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Automated personal financial algorithms

Sophisticated instructions for financial transactions.
  [vote for,

If you have two bank accounts, even with the same bank, with a direct debit going out once a month, if you go over your limit it doesn't get paid even if there's enough dosh in the other account.

This could be avoided were it possible to issue some kind of algorithm which would allow more flexibility, such as "If balance_a > x then pay creditor from account_a else pay creditor from account_b" or "While interest_rate < monthly_debit; monthly_debit = zero; wend" or something like that.

Administer this by some kind of secondary legal organisation which has permission to move money between your accounts, but works automatically.

This will of course never happen.

nineteenthly, May 08 2010


       I think I've seen a commercial for a new phone app that alerts you to overdraws and lets you transfer money between accounts remotely.   

       This ought to be possible via a solicitor though it'd be so expensive and open to embezzlement that it wouldn't be sensible.
nineteenthly, May 08 2010

       I think it *will* happen, in fact. There will be an initial surge of enthusiasm, as a new cohort discovers the joy of computer programming -- and then, shortly afterwards, the agony of debugging. "Afterwards" being after their custom algorithms obliterate their retirement savings.
mouseposture, May 08 2010

       Regarding amateur programming, i also envisaged a number of reliable options being available to customers of a particular bank but able to plug into other accounts. Or there could be a sandbox involving micropayments.   

       Something like this must exist on a larger scale on stockmarkets, surely?
nineteenthly, May 08 2010

       For the "sandbox," I think a better idea would be a "parallel universe" system, which didn't restrict the size of payments, but created a set of duplicate, imaginary accounts, then turned your algorithm loose on them. Later on, if nothing had gone seriously wrong with your imaginary finances, you could start applying the algorithm to your real ones. This is, as I think you point out, a well- known stock-investment game.   

       The whole "sandbox" idea is bad, though, as it relies on the caution of the user, who, unless a programmer, probably under-appreciates the potential for bugs. Also, people who see their imaginary balances growing faster than their real ones will be tempted to terminate the experiment prematurely.   

       The "standard reliable options" idea is better -- but it's shading off into "widely known to exist" territory.   

       Of course this all presupposes that people ought to be protected from their own mistakes. Some people would disagree. According to that view, it makes sense for banks to offer products which encourage customers' mistakes if those benefit the bank at the customers' expense. Another example would be: lending to those unlikely to be able to pay off the capital.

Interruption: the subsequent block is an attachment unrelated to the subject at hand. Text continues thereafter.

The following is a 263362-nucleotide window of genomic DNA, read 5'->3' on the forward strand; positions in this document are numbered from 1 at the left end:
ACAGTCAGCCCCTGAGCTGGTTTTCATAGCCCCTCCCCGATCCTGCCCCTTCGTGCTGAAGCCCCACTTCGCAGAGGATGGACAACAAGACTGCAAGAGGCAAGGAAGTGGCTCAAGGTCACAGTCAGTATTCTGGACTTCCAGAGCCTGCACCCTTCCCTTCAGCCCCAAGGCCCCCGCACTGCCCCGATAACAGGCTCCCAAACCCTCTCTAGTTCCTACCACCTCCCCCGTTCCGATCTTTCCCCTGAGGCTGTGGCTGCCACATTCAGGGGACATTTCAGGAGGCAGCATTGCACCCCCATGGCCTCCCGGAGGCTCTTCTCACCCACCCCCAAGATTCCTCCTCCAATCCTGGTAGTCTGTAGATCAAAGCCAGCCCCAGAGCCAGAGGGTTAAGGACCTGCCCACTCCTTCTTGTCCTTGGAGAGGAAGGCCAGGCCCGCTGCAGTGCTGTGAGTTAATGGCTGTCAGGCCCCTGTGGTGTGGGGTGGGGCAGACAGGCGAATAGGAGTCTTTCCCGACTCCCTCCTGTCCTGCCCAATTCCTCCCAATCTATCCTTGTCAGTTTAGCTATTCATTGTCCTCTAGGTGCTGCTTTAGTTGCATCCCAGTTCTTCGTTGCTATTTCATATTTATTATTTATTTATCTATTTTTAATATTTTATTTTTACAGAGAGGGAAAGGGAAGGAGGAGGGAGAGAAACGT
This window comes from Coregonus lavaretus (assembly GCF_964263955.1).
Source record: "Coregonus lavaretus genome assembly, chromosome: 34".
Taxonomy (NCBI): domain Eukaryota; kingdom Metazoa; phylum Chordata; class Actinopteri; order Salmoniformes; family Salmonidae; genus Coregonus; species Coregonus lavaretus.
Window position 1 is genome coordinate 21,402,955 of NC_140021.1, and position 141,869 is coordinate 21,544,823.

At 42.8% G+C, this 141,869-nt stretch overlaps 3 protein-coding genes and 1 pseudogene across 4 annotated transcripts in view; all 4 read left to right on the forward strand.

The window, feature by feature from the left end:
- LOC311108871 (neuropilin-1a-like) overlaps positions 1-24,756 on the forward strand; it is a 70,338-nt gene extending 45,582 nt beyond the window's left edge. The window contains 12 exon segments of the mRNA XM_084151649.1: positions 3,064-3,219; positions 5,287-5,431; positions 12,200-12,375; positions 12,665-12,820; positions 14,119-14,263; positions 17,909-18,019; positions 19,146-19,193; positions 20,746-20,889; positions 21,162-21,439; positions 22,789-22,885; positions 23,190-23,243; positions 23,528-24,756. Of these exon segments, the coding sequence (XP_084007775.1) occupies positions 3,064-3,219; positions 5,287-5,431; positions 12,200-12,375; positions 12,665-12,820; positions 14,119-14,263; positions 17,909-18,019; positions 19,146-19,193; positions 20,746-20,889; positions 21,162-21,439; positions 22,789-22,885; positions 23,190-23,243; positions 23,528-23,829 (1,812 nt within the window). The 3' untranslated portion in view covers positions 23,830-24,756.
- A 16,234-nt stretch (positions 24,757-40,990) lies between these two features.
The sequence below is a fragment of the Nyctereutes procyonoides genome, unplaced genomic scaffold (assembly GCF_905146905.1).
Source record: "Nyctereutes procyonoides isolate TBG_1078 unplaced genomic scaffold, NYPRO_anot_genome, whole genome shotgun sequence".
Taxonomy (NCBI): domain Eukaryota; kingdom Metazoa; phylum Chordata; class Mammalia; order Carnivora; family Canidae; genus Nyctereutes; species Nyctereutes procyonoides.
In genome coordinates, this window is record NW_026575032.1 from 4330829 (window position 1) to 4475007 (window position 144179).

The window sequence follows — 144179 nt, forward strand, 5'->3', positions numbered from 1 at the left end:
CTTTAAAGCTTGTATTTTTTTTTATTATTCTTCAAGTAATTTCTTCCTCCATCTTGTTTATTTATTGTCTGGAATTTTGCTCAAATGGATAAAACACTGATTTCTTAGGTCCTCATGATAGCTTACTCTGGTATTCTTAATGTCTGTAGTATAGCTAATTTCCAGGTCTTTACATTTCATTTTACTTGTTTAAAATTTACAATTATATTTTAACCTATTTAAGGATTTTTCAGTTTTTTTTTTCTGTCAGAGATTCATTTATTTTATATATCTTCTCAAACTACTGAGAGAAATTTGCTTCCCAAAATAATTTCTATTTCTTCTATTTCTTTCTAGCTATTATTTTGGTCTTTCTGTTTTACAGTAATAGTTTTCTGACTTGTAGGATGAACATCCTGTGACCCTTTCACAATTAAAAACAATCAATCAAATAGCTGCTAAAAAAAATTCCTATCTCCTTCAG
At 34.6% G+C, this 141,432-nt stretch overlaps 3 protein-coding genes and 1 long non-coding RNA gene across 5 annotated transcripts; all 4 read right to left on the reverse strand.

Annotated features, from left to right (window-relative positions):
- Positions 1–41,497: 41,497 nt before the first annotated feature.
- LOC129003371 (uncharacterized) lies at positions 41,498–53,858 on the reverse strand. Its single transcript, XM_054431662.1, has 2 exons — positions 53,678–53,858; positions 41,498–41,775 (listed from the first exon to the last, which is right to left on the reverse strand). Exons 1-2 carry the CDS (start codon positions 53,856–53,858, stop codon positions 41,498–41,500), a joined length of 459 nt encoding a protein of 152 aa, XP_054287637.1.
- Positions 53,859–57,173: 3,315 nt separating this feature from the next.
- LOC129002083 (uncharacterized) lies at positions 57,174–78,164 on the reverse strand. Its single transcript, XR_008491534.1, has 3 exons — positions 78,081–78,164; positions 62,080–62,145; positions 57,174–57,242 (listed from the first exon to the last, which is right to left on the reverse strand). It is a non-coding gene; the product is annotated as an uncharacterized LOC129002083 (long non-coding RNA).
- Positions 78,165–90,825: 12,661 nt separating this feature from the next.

mouseposture, May 08 2010

       Come to think of it, a game would indeed seem to be a better way of practicing.   

       Not sure what i think about protecting people from their mistakes. I suppose it becomes a bigger problem when they have dependents.
nineteenthly, May 09 2010

       This is baked. My bank offers automatic overdraft coverage of my checking account from my savings, Hypothetically I could even link my business expense account and my savings but that would be a breech of corporate veil. There is also a small per transfer fee.
WcW, May 09 2010

       [WcW], that was an example. There could be other applications, for instance an investing system which decrements the sum paid if share values go down and pays the remainder into another account or increments it when they go up, or even invests randomly.
nineteenthly, May 09 2010

       There is a precedent here with the accounts that floated in the UK a few years ago where your mortgage, savings and current accounts are all considered a single entity (at least in terms of calculating your mortgage payments)   

       It's like having a massive overdraft secured against your house, so as long as your direct debits are not significant in relation to that, they should be honoured no-matter what you have in the account.
zen_tom, May 10 2010

       [zen] Yes - similar to that. I suppose the novel element to this idea is the ability to add scripts to your bank account to automate certain behaviours. If banks allowed this, the scripting interface would become the number one target for the authors of viruses and phishing attacks.
hippo, May 10 2010

       It would, yes. However, that doesn't seem less secure than having access to one's account via the internet to me.   

       Also, i'm not saying it would be the banks doing this necessarily so much as another agency. Even if the facility went together with a bank account, it needn't be provided by the bank itself.
nineteenthly, May 10 2010

       On the surface - this is a great idea. However, I have this little niggle in the back of my head** that there is scope for logical paradoxes or the customer being penalised in some error in jiggery-pokery.   

       (** to be fair, that's probably something [8th]'s done)
Jinbish, May 10 2010


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